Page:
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To clarify Errol's post, some Companies will pay you your per diem up front on your paycheck if you choose. But, you can also choose to use the standard deduction when you file your income tax return. It is a standard deduction and it is not necessary to itemize. Like Errol, I have chosen to go the Company route. Take my money every week as opposed to a big refund at tax time. Entirely your choice.

Per Diem:

Getting paid per diem means getting a portion of your salary paid to you without taxes taken out. It's technically classified as a meal and expense reimbursement.

Truck drivers and others who travel for a living get large tax deductions for meal expenses. The Government set up per diem pay as a way to reimburse some of the taxes you pay with each paycheck instead of making you wait until tax filing season.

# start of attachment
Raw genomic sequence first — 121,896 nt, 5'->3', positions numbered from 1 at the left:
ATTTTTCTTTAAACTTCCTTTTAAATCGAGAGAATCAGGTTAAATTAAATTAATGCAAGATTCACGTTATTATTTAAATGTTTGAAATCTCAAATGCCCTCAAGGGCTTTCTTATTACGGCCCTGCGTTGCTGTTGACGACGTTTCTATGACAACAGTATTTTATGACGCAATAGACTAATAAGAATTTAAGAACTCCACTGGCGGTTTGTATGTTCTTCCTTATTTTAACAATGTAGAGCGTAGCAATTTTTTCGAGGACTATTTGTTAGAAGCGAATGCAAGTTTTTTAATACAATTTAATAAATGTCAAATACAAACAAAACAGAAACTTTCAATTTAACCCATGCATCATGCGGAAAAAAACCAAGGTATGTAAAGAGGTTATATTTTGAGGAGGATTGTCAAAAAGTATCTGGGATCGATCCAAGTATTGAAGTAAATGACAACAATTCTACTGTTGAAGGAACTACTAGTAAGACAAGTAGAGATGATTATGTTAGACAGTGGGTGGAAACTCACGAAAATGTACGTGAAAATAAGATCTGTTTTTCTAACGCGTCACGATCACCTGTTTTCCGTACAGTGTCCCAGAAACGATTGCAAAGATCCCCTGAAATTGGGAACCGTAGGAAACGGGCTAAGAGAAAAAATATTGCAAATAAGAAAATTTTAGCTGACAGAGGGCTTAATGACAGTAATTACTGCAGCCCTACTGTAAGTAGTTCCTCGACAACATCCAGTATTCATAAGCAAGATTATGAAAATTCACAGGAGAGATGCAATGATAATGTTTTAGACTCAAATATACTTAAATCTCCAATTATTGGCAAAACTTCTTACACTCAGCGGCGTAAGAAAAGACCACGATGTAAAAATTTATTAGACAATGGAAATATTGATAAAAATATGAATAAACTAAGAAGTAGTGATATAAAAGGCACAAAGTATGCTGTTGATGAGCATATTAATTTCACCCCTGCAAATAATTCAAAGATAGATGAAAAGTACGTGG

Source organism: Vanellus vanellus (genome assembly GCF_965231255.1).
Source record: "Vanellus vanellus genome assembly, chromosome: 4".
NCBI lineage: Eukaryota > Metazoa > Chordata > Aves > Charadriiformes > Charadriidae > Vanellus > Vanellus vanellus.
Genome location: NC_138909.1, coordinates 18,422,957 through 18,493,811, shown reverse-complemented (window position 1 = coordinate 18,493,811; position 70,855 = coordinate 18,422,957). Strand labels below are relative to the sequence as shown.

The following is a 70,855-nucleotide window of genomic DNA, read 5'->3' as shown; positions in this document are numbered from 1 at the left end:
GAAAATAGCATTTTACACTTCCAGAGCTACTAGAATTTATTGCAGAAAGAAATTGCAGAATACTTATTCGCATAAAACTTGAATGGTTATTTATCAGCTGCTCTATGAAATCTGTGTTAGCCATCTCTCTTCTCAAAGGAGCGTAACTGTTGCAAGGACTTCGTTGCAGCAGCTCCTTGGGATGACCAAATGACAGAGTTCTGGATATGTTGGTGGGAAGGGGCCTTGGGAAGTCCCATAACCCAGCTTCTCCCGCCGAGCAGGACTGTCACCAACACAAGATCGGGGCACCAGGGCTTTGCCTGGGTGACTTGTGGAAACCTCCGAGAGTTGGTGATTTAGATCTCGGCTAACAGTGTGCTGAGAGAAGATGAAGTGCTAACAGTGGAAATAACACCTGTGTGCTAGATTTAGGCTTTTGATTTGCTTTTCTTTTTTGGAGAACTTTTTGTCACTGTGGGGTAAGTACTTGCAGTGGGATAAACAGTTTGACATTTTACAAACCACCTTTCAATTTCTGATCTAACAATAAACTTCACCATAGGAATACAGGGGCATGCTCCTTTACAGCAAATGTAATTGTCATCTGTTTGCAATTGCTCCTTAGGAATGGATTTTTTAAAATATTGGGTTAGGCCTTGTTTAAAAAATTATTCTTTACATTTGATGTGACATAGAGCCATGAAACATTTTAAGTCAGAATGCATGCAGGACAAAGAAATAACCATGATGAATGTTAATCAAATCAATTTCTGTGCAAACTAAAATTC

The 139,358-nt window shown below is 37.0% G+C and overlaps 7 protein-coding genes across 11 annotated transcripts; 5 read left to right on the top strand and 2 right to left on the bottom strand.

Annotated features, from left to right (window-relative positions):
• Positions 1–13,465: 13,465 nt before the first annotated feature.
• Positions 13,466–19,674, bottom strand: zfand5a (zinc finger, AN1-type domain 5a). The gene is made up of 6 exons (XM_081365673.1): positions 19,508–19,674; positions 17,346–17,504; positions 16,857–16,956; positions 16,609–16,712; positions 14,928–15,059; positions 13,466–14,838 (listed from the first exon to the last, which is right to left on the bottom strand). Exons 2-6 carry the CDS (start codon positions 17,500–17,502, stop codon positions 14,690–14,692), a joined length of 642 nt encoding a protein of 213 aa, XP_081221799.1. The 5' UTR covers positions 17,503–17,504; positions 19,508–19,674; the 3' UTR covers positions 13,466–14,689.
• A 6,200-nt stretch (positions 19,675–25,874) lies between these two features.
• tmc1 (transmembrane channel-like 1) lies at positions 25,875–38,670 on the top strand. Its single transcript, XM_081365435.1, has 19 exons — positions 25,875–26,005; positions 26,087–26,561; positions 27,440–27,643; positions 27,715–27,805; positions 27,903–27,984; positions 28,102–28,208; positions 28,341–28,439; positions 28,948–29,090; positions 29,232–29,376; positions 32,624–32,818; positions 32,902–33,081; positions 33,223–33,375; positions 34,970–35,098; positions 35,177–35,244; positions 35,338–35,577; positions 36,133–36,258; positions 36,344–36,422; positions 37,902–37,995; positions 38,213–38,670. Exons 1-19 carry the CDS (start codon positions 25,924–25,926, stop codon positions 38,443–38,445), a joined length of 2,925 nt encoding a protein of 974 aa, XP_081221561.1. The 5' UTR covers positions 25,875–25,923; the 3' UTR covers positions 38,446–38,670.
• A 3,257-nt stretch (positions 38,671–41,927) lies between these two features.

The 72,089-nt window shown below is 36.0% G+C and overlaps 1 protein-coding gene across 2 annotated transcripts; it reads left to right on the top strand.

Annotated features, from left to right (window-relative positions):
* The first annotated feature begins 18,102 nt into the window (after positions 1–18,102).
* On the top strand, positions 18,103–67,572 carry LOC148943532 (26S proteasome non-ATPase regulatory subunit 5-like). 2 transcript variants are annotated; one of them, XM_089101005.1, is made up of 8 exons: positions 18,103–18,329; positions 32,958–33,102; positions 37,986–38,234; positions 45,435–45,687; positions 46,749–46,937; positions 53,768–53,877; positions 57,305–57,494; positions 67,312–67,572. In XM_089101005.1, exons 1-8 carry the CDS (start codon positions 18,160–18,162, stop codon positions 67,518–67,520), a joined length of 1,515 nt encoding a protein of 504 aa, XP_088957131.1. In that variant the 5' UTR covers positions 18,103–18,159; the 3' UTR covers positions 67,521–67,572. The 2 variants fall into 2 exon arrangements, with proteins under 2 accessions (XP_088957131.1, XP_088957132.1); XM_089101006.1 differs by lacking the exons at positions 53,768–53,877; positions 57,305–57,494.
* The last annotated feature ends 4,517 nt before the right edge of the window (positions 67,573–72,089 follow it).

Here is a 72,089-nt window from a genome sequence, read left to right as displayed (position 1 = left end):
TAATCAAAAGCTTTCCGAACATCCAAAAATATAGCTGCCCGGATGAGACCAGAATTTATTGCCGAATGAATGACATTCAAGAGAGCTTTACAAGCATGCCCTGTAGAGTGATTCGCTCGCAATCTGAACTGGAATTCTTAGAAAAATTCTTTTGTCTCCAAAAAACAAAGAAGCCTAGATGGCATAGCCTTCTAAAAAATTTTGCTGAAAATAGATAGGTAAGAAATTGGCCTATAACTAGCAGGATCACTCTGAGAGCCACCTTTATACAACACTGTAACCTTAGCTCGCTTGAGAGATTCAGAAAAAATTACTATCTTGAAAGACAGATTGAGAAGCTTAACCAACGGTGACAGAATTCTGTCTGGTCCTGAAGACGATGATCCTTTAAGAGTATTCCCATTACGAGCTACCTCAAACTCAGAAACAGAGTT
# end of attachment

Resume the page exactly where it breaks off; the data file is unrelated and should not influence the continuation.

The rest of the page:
Getting per diem pay means a driver will get a larger paycheck each week but a smaller tax return at tax time.

We have a ton of information on our wiki page on per diem pay

HOS:

Hours Of Service

HOS refers to the logbook hours of service regulations.

OOS:

When a violation by either a driver or company is confirmed, an out-of-service order removes either the driver or the vehicle from the roadway until the violation is corrected.

Fatsquatch 's Comment
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To make the per diem , the company drops your CPM by 0.10 and pays 0.085 per mile for per diem. Sounds like a rip off, and you'll see that thought if you search for per diem. However, the .085 CPM is paid tax free as a travel meals cost. Since it's already off your "real" paycheck, you do not need to file any deduction for it.

This info comes from another TT thread: Central and swift thoughts?